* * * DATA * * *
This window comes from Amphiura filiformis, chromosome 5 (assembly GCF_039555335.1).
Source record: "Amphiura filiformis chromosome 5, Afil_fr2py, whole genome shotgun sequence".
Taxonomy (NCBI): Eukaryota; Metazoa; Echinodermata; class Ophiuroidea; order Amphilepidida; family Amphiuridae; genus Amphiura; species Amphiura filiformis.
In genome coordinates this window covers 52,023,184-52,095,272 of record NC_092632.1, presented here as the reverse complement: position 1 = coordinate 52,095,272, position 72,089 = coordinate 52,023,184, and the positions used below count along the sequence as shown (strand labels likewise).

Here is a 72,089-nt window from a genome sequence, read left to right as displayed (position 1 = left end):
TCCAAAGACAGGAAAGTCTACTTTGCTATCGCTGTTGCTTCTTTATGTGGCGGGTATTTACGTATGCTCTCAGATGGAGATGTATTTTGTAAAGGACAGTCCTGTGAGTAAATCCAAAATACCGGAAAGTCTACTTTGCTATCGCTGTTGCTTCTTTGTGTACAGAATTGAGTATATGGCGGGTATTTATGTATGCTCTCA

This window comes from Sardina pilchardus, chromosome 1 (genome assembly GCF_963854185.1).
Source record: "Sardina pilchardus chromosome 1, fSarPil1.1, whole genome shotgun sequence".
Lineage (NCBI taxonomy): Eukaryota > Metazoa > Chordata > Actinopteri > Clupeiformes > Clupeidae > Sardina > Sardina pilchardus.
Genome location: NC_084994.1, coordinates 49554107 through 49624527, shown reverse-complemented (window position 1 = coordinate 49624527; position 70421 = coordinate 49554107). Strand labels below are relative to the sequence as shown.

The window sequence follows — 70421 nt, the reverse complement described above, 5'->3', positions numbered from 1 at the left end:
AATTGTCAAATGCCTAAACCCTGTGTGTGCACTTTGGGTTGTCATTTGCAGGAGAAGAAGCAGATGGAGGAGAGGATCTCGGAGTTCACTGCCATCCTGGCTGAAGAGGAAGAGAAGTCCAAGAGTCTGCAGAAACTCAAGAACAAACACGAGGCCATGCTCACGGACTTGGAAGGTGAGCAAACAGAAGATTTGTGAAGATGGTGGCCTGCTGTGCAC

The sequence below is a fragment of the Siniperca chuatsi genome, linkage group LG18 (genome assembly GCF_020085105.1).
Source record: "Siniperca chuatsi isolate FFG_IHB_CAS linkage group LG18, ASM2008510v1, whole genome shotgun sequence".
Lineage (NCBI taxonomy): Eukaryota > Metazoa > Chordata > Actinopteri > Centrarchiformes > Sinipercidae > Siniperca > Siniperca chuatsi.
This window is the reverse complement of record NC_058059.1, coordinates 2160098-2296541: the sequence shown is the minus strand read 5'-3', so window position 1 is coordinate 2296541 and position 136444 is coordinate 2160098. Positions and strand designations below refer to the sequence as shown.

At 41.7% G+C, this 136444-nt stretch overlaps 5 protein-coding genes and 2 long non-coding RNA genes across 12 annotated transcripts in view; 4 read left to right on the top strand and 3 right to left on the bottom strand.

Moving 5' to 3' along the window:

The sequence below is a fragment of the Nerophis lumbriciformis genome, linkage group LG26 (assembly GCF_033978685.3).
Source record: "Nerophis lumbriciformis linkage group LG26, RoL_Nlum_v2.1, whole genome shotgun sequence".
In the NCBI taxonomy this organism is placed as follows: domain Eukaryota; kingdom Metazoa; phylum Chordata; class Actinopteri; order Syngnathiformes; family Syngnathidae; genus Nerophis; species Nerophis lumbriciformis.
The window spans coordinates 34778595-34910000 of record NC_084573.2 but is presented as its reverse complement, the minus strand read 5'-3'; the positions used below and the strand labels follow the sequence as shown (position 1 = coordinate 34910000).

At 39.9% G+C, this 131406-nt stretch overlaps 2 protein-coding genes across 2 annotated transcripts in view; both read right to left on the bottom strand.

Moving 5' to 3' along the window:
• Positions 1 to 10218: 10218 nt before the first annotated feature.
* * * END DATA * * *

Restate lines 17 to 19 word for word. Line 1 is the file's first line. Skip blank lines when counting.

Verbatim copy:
At 41.7% G+C, this 136444-nt stretch overlaps 5 protein-coding genes and 2 long non-coding RNA genes across 12 annotated transcripts in view; 4 read left to right on the top strand and 3 right to left on the bottom strand.

Moving 5' to 3' along the window:

The sequence below is a fragment of the Nerophis lumbriciformis genome, linkage group LG26 (assembly GCF_033978685.3).